NEC to use blockchain to match Indian IT talent with Japanese firms

The company believes blockchain is the best approach to counter the Japanese IT skills shortage.

NEC to use blockchain to match Indian IT talent with Japanese firms

NEC has partnered with Persol Career Co to kick off a proof of concept targeted at companies seeking to hire foreign IT engineers.

Persol, which calls itself a "high-class human resources strategic platform" that also specialises in other recruitment services, such as job advertisements and support for recruitment of new graduates in Japan, will be using blockchain to match mostly Japanese companies with suitable candidates from India.

Six companies in Japan, including GMO Internet Inc and Wired Beans Co, are participating in the recruitment trial.

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Engineers who participate in the service will be required to take an IT skill test where experience, skills, achievements, and resumes are confirmed.

"With this information, recruiters can expect to increase the success of their recruitment activities," NEC said.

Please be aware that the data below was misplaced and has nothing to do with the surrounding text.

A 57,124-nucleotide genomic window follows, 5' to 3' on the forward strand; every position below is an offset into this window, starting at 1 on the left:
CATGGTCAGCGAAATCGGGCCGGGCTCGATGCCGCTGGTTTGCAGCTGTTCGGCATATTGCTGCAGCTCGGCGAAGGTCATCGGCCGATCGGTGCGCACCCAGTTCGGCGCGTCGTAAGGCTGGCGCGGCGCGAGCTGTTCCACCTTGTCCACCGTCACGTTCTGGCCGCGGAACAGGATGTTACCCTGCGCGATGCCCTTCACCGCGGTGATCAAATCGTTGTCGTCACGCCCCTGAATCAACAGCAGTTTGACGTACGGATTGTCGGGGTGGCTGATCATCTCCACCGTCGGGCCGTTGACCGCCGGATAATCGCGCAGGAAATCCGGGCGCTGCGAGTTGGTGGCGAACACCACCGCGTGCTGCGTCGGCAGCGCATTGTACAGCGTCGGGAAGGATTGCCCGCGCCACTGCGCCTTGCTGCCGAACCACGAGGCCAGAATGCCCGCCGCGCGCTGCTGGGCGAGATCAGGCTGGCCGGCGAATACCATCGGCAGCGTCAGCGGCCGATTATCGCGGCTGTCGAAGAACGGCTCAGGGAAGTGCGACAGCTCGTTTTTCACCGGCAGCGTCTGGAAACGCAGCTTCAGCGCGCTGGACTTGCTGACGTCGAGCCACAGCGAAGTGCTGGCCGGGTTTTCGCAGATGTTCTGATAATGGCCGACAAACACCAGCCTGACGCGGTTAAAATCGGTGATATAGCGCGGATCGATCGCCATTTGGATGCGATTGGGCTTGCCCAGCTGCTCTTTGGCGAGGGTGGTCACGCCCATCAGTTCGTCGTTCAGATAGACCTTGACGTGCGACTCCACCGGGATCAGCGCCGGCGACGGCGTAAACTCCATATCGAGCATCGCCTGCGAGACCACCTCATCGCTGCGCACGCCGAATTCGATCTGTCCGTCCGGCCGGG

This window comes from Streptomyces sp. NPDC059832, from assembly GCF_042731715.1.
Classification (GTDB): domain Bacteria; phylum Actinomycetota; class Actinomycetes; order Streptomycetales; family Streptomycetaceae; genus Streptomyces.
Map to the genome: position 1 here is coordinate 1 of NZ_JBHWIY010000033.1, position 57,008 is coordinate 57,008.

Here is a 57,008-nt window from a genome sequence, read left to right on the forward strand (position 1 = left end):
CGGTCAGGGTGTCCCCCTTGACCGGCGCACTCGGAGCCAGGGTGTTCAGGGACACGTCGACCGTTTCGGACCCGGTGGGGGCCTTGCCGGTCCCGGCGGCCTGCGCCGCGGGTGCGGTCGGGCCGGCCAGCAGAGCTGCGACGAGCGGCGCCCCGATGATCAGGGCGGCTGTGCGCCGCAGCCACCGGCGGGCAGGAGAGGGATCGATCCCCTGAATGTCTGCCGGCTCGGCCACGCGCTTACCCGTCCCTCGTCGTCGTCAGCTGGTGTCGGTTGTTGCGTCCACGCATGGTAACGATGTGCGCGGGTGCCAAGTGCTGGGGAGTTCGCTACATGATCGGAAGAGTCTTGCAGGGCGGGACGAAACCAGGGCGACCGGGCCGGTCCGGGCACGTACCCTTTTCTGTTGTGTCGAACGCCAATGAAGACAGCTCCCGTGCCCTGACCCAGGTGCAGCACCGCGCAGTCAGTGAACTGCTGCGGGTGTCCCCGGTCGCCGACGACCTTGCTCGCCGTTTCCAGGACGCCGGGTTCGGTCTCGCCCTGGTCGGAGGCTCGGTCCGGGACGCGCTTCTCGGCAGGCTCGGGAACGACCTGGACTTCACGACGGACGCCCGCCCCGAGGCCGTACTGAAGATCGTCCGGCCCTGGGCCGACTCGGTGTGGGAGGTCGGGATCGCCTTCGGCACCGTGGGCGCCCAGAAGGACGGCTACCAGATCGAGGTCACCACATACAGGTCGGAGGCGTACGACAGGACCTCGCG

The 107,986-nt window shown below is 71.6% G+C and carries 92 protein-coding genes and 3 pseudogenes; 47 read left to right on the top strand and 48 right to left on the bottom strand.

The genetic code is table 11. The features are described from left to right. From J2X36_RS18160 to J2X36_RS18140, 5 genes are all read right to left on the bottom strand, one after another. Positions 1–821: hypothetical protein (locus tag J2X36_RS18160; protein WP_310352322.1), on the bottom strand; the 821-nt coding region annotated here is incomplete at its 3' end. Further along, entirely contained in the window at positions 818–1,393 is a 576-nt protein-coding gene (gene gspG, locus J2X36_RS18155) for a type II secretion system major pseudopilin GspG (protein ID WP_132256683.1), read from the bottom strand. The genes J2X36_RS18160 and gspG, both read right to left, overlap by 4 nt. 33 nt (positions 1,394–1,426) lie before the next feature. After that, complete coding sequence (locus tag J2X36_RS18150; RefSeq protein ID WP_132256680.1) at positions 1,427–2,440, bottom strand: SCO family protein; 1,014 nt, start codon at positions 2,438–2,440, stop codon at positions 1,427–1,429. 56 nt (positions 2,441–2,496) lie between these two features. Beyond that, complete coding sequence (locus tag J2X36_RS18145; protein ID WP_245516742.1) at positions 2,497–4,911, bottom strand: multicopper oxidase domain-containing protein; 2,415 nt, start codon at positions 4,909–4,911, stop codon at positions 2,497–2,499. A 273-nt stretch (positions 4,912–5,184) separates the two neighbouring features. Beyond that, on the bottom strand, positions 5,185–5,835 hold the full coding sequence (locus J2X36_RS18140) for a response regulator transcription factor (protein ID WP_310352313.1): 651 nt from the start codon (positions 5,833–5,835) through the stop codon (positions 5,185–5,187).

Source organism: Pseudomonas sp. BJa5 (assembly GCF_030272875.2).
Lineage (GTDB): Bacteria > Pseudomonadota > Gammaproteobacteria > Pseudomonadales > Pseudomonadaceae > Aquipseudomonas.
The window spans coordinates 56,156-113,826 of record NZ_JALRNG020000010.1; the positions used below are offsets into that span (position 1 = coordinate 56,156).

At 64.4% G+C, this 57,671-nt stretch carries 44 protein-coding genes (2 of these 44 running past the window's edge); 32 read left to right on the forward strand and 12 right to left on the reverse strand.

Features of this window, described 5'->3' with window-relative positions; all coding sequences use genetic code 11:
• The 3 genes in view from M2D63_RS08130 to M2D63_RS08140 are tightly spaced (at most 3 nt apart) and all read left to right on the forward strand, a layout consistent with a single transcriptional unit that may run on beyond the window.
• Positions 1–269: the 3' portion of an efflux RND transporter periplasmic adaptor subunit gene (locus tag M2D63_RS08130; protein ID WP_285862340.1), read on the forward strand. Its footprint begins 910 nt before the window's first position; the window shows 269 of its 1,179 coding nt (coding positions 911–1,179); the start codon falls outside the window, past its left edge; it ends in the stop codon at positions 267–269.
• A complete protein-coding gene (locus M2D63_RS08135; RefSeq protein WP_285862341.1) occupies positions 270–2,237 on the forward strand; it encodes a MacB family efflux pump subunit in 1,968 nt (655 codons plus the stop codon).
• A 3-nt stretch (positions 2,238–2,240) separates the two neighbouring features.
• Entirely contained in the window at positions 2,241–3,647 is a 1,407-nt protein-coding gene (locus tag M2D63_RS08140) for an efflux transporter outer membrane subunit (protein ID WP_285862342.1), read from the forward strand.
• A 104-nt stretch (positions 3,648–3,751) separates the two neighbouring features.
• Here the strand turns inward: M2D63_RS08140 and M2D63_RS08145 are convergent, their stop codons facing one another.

According to NEC, the service is based on the concept of self-sovereign identity, where individual identity holders can "fully create and control their credentials, including how their personal data is shared and used".

Through the proof of concept, NEC and Persol hope to evaluate the needs of India-based IT engineers seeking to work in Japan, simplify the recruitment process for Japanese recruitment companies, and ensure the adequacy of the programming skill check.

This proof of concept will be carried out with a smartphone application that leverages "All-or-Nothing Transformation" (AONT) technology, developed by NEC, in addition to blockchain technology.

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"Job seekers can securely and easily manage (add/edit/delete) their highly confidential information, such as personal data, set access control for data disclosure, prevent falsification of information, and ensure high authenticity," NEC said.

This skill check test results will be auto-linked to the smartphone application as "skill certificates". Certificates can be viewed by companies that have been given permission to do so.

"This eliminates the need for taking a skill check test for each company and expands a candidate's chances of getting shortlisted," NEC said.

"In recent years, the shortage of IT human resources in Japan has become a serious issue and it is estimated that this shortfall could rise up to 800,000 people by 2030."

The proof of concept will run for three months and based on the results, NEC is hoping to launch it as a direct recruiting service.

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